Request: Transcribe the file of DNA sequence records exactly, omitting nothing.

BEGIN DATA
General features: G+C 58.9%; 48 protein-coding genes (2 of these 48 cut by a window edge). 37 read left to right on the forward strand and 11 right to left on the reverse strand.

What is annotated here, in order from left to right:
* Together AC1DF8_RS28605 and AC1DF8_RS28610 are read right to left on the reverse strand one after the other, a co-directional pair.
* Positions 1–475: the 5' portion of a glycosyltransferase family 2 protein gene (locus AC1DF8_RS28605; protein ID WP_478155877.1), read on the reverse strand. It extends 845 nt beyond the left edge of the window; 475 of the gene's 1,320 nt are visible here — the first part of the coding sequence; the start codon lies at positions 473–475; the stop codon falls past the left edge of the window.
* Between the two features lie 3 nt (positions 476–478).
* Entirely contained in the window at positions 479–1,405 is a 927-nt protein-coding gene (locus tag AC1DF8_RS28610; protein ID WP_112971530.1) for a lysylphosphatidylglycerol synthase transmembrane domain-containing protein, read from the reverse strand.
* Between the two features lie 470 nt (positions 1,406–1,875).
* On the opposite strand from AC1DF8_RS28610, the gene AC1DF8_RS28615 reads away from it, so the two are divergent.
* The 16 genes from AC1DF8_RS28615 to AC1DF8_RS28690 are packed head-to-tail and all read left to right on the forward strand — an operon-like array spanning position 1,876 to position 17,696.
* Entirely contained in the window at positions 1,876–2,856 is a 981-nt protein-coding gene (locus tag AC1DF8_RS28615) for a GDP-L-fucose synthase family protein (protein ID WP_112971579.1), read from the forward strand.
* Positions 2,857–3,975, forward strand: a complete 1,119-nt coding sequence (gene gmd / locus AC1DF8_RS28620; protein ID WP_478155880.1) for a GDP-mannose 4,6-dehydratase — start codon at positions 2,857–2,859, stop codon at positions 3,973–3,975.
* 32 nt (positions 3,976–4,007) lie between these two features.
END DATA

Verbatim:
General features: G+C 58.9%; 48 protein-coding genes (2 of these 48 cut by a window edge). 37 read left to right on the forward strand and 11 right to left on the reverse strand.

What is annotated here, in order from left to right:
* Together AC1DF8_RS28605 and AC1DF8_RS28610 are read right to left on the reverse strand one after the other, a co-directional pair.
* Positions 1–475: the 5' portion of a glycosyltransferase family 2 protein gene (locus AC1DF8_RS28605; protein ID WP_478155877.1), read on the reverse strand. It extends 845 nt beyond the left edge of the window; 475 of the gene's 1,320 nt are visible here — the first part of the coding sequence; the start codon lies at positions 473–475; the stop codon falls past the left edge of the window.
* Between the two features lie 3 nt (positions 476–478).
* Entirely contained in the window at positions 479–1,405 is a 927-nt protein-coding gene (locus tag AC1DF8_RS28610; protein ID WP_112971530.1) for a lysylphosphatidylglycerol synthase transmembrane domain-containing protein, read from the reverse strand.
* Between the two features lie 470 nt (positions 1,406–1,875).
* On the opposite strand from AC1DF8_RS28610, the gene AC1DF8_RS28615 reads away from it, so the two are divergent.
* The 16 genes from AC1DF8_RS28615 to AC1DF8_RS28690 are packed head-to-tail and all read left to right on the forward strand — an operon-like array spanning position 1,876 to position 17,696.
* Entirely contained in the window at positions 1,876–2,856 is a 981-nt protein-coding gene (locus tag AC1DF8_RS28615) for a GDP-L-fucose synthase family protein (protein ID WP_112971579.1), read from the forward strand.
* Positions 2,857–3,975, forward strand: a complete 1,119-nt coding sequence (gene gmd / locus AC1DF8_RS28620; protein ID WP_478155880.1) for a GDP-mannose 4,6-dehydratase — start codon at positions 2,857–2,859, stop codon at positions 3,973–3,975.
* 32 nt (positions 3,976–4,007) lie between these two features.